Millennia ago, and 26,000 light years distant in the dim and somewhat unremarkable constellation of Circinus, a monster was born. And when that happened, it gave out a heck of a birth cry.
The baby in this case was a neutron star, and the bawling was the eruption of a supernova, the titanic and ridiculously powerful explosion that results from the death of a massive star.
That star probably started out with about 8 – 20 times the mass of our Sun. It was in a tight orbit around another massive star, the two circling each other every two weeks or so. At its heart, the star was fusing lighter elements into heavier ones; it was a gigantic nuclear furnace.
Eventually, after a few million years, that fuel ran out. The core collapsed, releasing a mind-numbing blast of energy. This blew out the upper layers of the star, ejecting them at a substantial fraction of the speed of light, creating the supernova. The core itself collapsed, forming an über-dense ball of subatomic neutrons few kilometers across. The explosion was probably not symmetric, but was instead slightly off-balance, providing an immense kick to the newly-formed neutron star.
The resulting system staggers the imagination: a white-hot star with the mass of the Sun but the size of a small city on a highly elliptical orbit around a normal (but also massive) star, sitting in the center of a vast cloud of superheated material screaming away at thousands of kilometers per second. Both the hot gas and the baby neutron star are so energetic they blast out X-rays… which is how we figured all this out.
Circinus X-1, as the system is called, is a high-mass X-ray binary, a pair of heavy stars in orbit around each other. We know of quite a few objects like this in the galaxy, but most of them are pretty old. But new observations of Cir X-1 have given astronomers a vital piece of information about it: its age. As the gas from the explosion slams into material around it, it slows down and cools, emitting X-rays. The physics of this is pretty well understood, and by measuring the temperature of the gas from the X-rays, astronomers determined the explosion must have occurred no more than 4600 years ago (and it may be younger still). This makes it by far the youngest high-mass X-ray binary ever found.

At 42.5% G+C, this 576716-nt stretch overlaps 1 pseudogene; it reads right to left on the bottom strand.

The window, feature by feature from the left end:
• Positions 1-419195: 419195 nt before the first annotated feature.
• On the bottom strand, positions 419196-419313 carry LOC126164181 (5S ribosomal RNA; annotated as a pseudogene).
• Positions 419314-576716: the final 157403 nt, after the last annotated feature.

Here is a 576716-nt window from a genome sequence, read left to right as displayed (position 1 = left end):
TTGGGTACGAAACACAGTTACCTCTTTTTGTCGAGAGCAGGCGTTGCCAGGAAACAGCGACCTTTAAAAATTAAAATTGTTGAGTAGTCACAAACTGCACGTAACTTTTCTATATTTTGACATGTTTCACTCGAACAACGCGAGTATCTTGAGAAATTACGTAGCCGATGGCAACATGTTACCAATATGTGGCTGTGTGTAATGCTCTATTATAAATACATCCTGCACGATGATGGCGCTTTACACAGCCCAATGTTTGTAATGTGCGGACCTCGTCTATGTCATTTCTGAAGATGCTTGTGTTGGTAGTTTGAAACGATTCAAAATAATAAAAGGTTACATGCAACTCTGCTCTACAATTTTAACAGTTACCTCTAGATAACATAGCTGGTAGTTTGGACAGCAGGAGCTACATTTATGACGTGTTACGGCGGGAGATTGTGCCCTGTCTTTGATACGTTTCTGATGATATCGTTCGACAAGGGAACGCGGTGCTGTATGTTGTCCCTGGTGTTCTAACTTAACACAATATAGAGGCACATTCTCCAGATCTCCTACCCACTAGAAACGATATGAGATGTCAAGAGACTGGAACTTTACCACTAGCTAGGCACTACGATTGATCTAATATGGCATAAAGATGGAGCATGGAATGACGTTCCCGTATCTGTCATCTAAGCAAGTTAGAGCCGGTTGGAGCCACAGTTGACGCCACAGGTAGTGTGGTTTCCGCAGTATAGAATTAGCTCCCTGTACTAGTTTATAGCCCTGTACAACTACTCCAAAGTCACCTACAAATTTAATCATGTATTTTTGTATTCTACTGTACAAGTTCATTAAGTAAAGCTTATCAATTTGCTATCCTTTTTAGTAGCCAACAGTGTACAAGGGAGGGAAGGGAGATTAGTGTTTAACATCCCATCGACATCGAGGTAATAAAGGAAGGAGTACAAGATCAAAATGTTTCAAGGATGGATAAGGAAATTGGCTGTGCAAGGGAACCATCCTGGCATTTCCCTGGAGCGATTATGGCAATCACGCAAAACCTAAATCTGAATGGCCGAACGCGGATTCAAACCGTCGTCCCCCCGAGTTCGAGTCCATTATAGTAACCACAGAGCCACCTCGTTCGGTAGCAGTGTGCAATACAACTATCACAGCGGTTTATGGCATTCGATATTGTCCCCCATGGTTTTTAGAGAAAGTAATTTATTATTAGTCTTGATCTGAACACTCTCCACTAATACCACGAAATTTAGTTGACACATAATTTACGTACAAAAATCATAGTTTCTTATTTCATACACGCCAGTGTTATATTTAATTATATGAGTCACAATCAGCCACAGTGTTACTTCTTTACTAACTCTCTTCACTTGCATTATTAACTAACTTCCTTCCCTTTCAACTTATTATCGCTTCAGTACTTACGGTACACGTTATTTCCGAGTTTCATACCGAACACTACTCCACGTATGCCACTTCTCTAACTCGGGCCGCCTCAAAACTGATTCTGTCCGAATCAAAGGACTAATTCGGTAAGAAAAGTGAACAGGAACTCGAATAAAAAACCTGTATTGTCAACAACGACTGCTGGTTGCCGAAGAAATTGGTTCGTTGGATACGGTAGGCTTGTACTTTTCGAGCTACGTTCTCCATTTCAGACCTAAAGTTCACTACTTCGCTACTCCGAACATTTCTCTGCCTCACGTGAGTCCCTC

That’s a huge piece of the puzzle. As these binary systems age, they change. They cool off, they emit X-rays in different ways, the orbits of the stars change. Because this system is so young it’s a safe bet that what we see now is pretty much how it was when it formed. That allows astronomers to understand what was going on when the star exploded in the first place. That’s critical; imagine trying to understand how a baby human behaves by only studying adults. There’s a lot you could figure out, but you really want to be able to study a baby itself to know what’s what.
Now we have that baby. An octillion ton superhot baby.
I love the physics and science of this, how the pieces came together to figure it all out — I’ve spent my share of time studying supernovae. But despite all the technical details, one thing still strikes me…
Something over four millennia ago, humans didn’t have telescopes. When the light from the supernova reached Earth, Mesopotamia, Sumeria, and Egypt were flourishing, but the star was too far south for them to see well, or at all. Circinus is best seen from south of the Equator, where most cultures were hunter/gatherers; in South America for example the shift to farming was just getting started.
We know even very ancient civilizations were keen observers of the night sky; the cycles of the Sun throughout the year are tied to the seasons, and to a burgeoning agricultural civilization the import of that is obvious. The constellation of Circinus itself is nothing to notice; the stars in it are faint.
Until one day, one wasn’t. We have little or no records of astronomical observations from that part of world from back then. So I wonder, what did these people make of the sudden appearance of a new star in the sky, so bright it could have been the twin of Venus? Did they stand and gape at it, awe-struck, as it brightened over a few days and faded over months? What legends were spawned, what ideas were wrought, what fear or wonder was instigated?
If such an event were to happen now it would be the most significant astronomical event in the past several decades; every telescope on the planet and above it would be trained on the exploding star. We would study it, analyze it, dissect the information pouring in from it across all those thousands of light years. The knowledge we would gain would be unparalleled.
Yet I can also wish that given that chance, I would want to see it myself, to stand under the night sky and let the light that had traveled so far enter my eyes, tickle my brain. I can easily imagine the shiver that would travel down my neck as I soaked in the wonder of what I was seeing, the knowledge of what it truly is.
Perhaps we know more now than our ancestors did, with our basis of understanding through science, and our remarkable tools to investigate nature. But we still have much in common with them, and to stand in awe of the beauty of our surprising Universe is a characteristic I hope we never lose.
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